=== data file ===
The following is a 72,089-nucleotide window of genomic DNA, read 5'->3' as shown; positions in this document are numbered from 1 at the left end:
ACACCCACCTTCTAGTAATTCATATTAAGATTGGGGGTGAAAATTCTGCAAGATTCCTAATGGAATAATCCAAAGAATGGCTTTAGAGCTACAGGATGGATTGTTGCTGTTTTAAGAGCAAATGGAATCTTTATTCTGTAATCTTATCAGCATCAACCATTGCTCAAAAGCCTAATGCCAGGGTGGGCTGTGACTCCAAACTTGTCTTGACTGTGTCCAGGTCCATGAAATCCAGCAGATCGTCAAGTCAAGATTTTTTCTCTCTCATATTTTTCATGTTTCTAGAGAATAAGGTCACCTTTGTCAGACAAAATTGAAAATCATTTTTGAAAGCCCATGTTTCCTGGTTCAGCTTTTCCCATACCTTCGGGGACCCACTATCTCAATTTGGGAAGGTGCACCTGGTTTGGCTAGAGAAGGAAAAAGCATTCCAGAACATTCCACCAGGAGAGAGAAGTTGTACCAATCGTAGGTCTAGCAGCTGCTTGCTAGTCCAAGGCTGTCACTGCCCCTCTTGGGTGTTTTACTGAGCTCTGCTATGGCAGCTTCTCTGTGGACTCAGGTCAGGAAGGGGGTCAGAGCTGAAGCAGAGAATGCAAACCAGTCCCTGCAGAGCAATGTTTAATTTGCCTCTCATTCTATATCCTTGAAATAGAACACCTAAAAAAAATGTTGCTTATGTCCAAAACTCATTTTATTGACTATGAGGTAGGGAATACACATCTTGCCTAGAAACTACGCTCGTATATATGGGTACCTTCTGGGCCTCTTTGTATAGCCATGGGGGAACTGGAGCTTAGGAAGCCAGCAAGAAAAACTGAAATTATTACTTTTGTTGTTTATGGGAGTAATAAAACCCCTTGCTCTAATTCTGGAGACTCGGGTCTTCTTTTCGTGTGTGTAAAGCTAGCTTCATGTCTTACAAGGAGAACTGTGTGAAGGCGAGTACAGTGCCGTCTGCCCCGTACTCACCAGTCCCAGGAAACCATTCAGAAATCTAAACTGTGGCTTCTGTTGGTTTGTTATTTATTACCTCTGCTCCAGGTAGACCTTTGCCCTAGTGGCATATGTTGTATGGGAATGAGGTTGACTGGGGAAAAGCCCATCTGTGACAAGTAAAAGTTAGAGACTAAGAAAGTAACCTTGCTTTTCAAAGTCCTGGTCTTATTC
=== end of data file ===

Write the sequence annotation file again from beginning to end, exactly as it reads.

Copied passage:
The following is a 72,089-nucleotide window of genomic DNA, read 5'->3' as shown; positions in this document are numbered from 1 at the left end:
ACACCCACCTTCTAGTAATTCATATTAAGATTGGGGGTGAAAATTCTGCAAGATTCCTAATGGAATAATCCAAAGAATGGCTTTAGAGCTACAGGATGGATTGTTGCTGTTTTAAGAGCAAATGGAATCTTTATTCTGTAATCTTATCAGCATCAACCATTGCTCAAAAGCCTAATGCCAGGGTGGGCTGTGACTCCAAACTTGTCTTGACTGTGTCCAGGTCCATGAAATCCAGCAGATCGTCAAGTCAAGATTTTTTCTCTCTCATATTTTTCATGTTTCTAGAGAATAAGGTCACCTTTGTCAGACAAAATTGAAAATCATTTTTGAAAGCCCATGTTTCCTGGTTCAGCTTTTCCCATACCTTCGGGGACCCACTATCTCAATTTGGGAAGGTGCACCTGGTTTGGCTAGAGAAGGAAAAAGCATTCCAGAACATTCCACCAGGAGAGAGAAGTTGTACCAATCGTAGGTCTAGCAGCTGCTTGCTAGTCCAAGGCTGTCACTGCCCCTCTTGGGTGTTTTACTGAGCTCTGCTATGGCAGCTTCTCTGTGGACTCAGGTCAGGAAGGGGGTCAGAGCTGAAGCAGAGAATGCAAACCAGTCCCTGCAGAGCAATGTTTAATTTGCCTCTCATTCTATATCCTTGAAATAGAACACCTAAAAAAAATGTTGCTTATGTCCAAAACTCATTTTATTGACTATGAGGTAGGGAATACACATCTTGCCTAGAAACTACGCTCGTATATATGGGTACCTTCTGGGCCTCTTTGTATAGCCATGGGGGAACTGGAGCTTAGGAAGCCAGCAAGAAAAACTGAAATTATTACTTTTGTTGTTTATGGGAGTAATAAAACCCCTTGCTCTAATTCTGGAGACTCGGGTCTTCTTTTCGTGTGTGTAAAGCTAGCTTCATGTCTTACAAGGAGAACTGTGTGAAGGCGAGTACAGTGCCGTCTGCCCCGTACTCACCAGTCCCAGGAAACCATTCAGAAATCTAAACTGTGGCTTCTGTTGGTTTGTTATTTATTACCTCTGCTCCAGGTAGACCTTTGCCCTAGTGGCATATGTTGTATGGGAATGAGGTTGACTGGGGAAAAGCCCATCTGTGACAAGTAAAAGTTAGAGACTAAGAAAGTAACCTTGCTTTTCAAAGTCCTGGTCTTATTC